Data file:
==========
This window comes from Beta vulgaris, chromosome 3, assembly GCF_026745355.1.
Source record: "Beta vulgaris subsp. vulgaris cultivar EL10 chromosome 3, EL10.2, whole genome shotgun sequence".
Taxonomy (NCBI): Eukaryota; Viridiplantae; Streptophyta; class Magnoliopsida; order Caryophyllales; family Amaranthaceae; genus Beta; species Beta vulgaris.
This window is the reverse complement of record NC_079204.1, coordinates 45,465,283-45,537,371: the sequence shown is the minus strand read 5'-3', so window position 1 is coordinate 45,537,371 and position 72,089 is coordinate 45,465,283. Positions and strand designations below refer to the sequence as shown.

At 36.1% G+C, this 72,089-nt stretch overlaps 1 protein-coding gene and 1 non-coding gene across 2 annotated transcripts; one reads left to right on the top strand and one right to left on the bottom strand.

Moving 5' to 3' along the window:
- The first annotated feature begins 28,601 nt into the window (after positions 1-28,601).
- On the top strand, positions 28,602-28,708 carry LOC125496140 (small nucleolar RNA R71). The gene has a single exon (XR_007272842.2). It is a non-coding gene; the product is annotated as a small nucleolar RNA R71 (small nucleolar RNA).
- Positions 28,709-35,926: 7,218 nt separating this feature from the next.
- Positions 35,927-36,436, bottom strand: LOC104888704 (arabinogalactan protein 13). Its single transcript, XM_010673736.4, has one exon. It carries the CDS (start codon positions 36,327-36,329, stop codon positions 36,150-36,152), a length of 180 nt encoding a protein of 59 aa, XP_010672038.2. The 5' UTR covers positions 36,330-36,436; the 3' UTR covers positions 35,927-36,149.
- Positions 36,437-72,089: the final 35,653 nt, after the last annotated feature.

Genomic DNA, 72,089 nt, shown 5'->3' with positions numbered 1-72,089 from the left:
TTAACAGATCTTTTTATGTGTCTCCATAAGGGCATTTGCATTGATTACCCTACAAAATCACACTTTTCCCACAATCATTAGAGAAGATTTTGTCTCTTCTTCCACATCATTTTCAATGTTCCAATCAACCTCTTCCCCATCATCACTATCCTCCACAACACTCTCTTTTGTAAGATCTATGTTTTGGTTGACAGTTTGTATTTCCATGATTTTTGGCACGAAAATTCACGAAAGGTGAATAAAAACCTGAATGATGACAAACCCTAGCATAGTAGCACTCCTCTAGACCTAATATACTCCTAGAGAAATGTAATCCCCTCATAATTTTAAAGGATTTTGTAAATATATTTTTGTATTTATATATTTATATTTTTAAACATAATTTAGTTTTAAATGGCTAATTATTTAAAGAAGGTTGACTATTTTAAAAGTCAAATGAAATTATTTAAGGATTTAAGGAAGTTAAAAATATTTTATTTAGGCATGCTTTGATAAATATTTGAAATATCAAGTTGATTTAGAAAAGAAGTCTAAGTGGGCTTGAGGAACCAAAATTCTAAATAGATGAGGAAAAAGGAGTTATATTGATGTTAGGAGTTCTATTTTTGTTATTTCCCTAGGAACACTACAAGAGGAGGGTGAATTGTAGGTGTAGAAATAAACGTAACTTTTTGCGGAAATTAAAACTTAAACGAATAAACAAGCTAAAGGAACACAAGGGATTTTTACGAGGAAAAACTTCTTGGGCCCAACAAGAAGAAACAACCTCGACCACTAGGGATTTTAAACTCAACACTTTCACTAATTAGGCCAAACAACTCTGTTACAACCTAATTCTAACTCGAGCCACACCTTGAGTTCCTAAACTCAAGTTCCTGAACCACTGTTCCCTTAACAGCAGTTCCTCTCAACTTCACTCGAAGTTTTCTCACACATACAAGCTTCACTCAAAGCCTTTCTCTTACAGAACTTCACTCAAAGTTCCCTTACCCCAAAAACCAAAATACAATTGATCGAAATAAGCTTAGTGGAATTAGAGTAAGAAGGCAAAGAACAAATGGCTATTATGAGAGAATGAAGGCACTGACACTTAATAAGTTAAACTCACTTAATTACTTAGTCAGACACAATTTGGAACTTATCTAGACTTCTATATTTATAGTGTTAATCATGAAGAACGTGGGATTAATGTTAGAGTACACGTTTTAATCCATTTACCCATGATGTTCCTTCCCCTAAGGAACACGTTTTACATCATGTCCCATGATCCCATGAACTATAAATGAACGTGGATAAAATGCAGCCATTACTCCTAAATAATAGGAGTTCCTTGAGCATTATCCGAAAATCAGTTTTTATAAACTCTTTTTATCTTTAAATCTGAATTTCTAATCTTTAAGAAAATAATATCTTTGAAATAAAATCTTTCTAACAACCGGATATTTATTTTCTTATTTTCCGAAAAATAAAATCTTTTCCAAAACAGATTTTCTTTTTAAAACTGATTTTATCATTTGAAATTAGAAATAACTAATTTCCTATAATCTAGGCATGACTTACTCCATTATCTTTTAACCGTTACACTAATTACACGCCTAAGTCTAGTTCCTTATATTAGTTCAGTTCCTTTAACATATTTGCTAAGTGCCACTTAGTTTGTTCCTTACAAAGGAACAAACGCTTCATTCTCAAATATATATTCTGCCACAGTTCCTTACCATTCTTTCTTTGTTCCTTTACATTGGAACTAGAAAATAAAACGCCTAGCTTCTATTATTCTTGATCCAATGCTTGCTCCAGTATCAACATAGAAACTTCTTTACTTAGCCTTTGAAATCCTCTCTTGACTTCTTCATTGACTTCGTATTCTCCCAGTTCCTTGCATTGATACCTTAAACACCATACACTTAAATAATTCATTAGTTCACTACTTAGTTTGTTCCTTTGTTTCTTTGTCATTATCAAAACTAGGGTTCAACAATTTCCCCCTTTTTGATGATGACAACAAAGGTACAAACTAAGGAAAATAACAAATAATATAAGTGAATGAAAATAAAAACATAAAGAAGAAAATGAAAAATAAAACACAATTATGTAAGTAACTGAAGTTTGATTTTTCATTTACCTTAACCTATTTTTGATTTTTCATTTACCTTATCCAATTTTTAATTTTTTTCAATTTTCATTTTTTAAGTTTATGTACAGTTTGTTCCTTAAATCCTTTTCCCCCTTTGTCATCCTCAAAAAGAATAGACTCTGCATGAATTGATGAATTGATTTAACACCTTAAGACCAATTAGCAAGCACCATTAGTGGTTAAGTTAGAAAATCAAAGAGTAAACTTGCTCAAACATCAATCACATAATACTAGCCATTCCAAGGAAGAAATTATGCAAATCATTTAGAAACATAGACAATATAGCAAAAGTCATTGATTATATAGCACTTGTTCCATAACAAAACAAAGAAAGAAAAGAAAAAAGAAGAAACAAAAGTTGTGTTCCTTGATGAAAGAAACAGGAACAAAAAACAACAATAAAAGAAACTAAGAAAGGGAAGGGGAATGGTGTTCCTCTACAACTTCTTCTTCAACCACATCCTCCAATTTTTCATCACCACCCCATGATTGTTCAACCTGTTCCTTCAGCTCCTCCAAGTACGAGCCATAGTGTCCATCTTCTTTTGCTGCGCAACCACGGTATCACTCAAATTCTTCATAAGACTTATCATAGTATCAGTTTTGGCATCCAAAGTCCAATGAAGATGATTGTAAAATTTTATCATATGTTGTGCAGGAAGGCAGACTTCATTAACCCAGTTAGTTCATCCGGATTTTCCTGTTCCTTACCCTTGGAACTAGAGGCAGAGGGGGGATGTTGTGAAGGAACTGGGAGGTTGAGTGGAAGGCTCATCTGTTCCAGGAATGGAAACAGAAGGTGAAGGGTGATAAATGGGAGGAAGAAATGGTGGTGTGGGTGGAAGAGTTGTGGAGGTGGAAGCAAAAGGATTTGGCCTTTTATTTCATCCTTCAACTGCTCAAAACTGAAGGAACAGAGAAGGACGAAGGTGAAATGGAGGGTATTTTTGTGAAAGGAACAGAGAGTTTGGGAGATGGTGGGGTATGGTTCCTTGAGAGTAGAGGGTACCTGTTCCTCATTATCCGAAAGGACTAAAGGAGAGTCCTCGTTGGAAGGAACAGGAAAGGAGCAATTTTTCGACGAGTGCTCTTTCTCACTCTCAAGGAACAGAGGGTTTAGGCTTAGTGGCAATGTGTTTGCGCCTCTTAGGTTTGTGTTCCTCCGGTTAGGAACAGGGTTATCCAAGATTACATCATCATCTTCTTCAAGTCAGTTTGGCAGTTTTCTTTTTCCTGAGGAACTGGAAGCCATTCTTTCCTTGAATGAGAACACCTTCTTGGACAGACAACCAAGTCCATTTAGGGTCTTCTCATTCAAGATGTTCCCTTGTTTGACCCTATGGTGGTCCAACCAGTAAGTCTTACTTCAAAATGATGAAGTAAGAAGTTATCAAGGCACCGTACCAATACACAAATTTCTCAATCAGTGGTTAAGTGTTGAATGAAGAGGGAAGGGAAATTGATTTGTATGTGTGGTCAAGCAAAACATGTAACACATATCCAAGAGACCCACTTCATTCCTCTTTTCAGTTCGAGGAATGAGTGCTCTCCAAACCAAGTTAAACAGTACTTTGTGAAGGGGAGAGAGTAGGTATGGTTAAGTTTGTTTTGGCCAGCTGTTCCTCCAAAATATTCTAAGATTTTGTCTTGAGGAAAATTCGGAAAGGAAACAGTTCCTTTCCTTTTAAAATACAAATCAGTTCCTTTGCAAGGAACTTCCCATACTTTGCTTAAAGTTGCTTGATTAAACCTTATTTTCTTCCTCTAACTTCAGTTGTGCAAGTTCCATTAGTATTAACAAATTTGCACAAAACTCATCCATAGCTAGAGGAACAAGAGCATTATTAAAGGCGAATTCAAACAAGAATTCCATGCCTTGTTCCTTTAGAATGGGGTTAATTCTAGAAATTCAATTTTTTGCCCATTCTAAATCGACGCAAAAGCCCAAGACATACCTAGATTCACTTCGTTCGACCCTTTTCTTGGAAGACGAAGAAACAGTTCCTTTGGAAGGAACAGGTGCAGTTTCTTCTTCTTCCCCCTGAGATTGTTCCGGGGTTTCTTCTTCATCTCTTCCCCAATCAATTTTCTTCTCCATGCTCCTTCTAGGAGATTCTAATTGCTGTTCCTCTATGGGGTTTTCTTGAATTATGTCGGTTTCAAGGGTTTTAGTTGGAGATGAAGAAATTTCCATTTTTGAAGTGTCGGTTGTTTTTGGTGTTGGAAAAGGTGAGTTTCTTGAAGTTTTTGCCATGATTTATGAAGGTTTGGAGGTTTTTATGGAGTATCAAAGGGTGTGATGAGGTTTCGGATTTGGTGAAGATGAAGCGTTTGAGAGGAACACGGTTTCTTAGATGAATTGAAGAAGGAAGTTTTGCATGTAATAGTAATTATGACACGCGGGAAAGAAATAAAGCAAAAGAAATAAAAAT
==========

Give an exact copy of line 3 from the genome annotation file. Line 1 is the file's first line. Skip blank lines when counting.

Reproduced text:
Taxonomy (NCBI): Eukaryota; Viridiplantae; Streptophyta; class Magnoliopsida; order Caryophyllales; family Amaranthaceae; genus Beta; species Beta vulgaris.